Microsoft is joining a host of other tech giants in tweaking its information security policies, announcing it will now notify its users if Redmond believes an account has been targeted or compromised by an individual or group working on behalf of a nation state.
The announcement comes following a Dec. 30 Reuters report that sourced former Microsoft employees and claimed the company did not tell users that Chinese authorities had hacked over a thousand Hotmail accounts years ago.
When contacted by Reuters, the company also confirmed that it had not told the users of the hack, which was first discovered by Trend Micro back in May 2011.
"We're committed to helping our users keep their personal information secure and private," Scott Charney, Microsoft's corporate vice president of trustworthy computing, wrote in a blog post. "A key part of our work is identifying and preventing unauthorized access to your Microsoft Account, including Outlook.com email and OneDrive, by anyone other than you."
Microsoft already notify users if the company believes their accounts have been targeted or compromised by a third party. The company also provides guidance on measures users can take to keep their accounts secure.
Redmond also noted that the evidence it collects in any active investigation may be sensitive, so the company does not plan on providing detailed or specific information about the attackers or methods they use.
However, when the evidence reasonably suggests the attacker is state sponsored, Charney said Microsoft will say so.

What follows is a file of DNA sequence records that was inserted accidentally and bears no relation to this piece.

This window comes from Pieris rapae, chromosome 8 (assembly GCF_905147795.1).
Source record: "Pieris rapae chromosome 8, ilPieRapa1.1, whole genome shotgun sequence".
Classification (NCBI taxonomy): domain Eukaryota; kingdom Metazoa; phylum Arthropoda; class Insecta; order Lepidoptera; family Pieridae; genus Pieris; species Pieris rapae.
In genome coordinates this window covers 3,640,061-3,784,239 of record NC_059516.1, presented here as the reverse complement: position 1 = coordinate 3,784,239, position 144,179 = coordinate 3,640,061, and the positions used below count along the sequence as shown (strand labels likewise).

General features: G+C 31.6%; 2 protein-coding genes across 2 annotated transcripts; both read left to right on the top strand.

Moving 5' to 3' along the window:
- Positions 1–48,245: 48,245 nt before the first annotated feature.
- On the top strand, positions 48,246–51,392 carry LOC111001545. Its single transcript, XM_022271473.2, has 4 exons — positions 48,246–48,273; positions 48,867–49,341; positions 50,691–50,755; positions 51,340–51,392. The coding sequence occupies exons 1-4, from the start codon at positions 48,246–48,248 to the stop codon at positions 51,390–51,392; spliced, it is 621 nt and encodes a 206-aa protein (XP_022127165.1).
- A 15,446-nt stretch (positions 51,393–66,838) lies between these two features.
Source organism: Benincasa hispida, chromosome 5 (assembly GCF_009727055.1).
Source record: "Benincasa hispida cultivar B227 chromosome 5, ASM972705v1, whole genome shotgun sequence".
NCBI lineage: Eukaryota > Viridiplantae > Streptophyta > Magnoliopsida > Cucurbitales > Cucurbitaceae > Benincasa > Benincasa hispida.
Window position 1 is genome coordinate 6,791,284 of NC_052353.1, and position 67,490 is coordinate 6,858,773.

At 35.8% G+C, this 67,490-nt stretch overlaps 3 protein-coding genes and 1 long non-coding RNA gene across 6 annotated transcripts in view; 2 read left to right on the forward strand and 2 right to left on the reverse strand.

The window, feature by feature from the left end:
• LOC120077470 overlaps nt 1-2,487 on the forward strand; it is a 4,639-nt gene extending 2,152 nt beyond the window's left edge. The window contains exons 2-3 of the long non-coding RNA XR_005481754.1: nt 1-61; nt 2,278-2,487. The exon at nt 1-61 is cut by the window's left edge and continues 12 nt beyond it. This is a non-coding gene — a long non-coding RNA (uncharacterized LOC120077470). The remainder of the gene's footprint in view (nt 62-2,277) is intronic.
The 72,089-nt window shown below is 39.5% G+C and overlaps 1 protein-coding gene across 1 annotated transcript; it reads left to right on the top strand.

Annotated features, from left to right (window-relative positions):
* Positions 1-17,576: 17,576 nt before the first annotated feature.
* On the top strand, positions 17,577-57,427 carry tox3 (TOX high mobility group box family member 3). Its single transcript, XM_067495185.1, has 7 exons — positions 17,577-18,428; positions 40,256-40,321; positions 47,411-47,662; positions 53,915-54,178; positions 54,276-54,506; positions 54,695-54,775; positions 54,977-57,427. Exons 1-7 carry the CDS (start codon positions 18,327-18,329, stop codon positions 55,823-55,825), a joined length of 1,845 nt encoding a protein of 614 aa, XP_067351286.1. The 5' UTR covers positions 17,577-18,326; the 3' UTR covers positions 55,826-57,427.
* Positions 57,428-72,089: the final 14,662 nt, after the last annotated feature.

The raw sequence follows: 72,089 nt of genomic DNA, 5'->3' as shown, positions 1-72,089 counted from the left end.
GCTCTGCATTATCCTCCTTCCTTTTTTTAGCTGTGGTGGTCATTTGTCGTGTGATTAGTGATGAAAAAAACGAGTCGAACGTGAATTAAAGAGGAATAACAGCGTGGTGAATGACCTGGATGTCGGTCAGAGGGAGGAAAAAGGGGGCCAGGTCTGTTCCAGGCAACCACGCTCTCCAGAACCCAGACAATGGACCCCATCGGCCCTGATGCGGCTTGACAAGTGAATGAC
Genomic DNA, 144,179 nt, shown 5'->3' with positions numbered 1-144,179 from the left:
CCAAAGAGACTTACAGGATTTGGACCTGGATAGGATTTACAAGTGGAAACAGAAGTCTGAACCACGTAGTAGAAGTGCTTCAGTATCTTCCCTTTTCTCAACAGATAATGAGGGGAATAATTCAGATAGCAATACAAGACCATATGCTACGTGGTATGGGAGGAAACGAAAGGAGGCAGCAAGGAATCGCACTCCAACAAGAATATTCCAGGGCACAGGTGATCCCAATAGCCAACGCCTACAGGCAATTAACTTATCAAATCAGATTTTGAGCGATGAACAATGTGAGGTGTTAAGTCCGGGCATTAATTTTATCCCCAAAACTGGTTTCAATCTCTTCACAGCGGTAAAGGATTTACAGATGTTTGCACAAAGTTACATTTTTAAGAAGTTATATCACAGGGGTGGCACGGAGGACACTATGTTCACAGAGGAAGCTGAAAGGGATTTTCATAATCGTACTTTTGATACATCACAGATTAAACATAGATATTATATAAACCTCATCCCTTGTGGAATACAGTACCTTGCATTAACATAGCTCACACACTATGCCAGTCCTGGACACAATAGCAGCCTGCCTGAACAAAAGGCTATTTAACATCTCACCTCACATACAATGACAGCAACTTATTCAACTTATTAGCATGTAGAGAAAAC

Microsoft is just the latest major tech company to refine its alert process. Earlier this week, Yahoo announced it is planning to notify its customers if the company suspects that their accounts have been hacked by parties working on behalf of governments.
These new Yahoo notifications will provide targeted users with specific actions they can take to help ensure that their Yahoo accounts are safe and secure.
Microsoft also provided a list of steps that it said everyone should take to help keep their online personal information secure, including turning on two-step verification, which makes it harder for hackers to access an account even if they guess the user's password, because if they try to sign in on a device Microsoft doesn't recognize, they will be asked for an extra security code.
Microsoft allows its users to authenticate the second step from a special app on their smartphones, or have it sent to a different email address or through an SMS text message.
The company also recommends making sure the password contains a mix of letters, numbers, and symbols, isn't a complete word and is different than the password used on other sites, and suggests its best to change the password often.
In order to prevent against viruses on Windows PCs, Microsoft said users should turn on Windows Update to ensure PC and Microsoft software stay up to date, as well as installing a reputable anti-virus and anti-malware software platform.
The company noted both Windows 8.1 and Windows 10 already include free anti-malware software called Windows Defender.
In addition, the Microsoft Account Security Page provides additional information regarding the steps users can take to better protect personal data and make any necessary changes.
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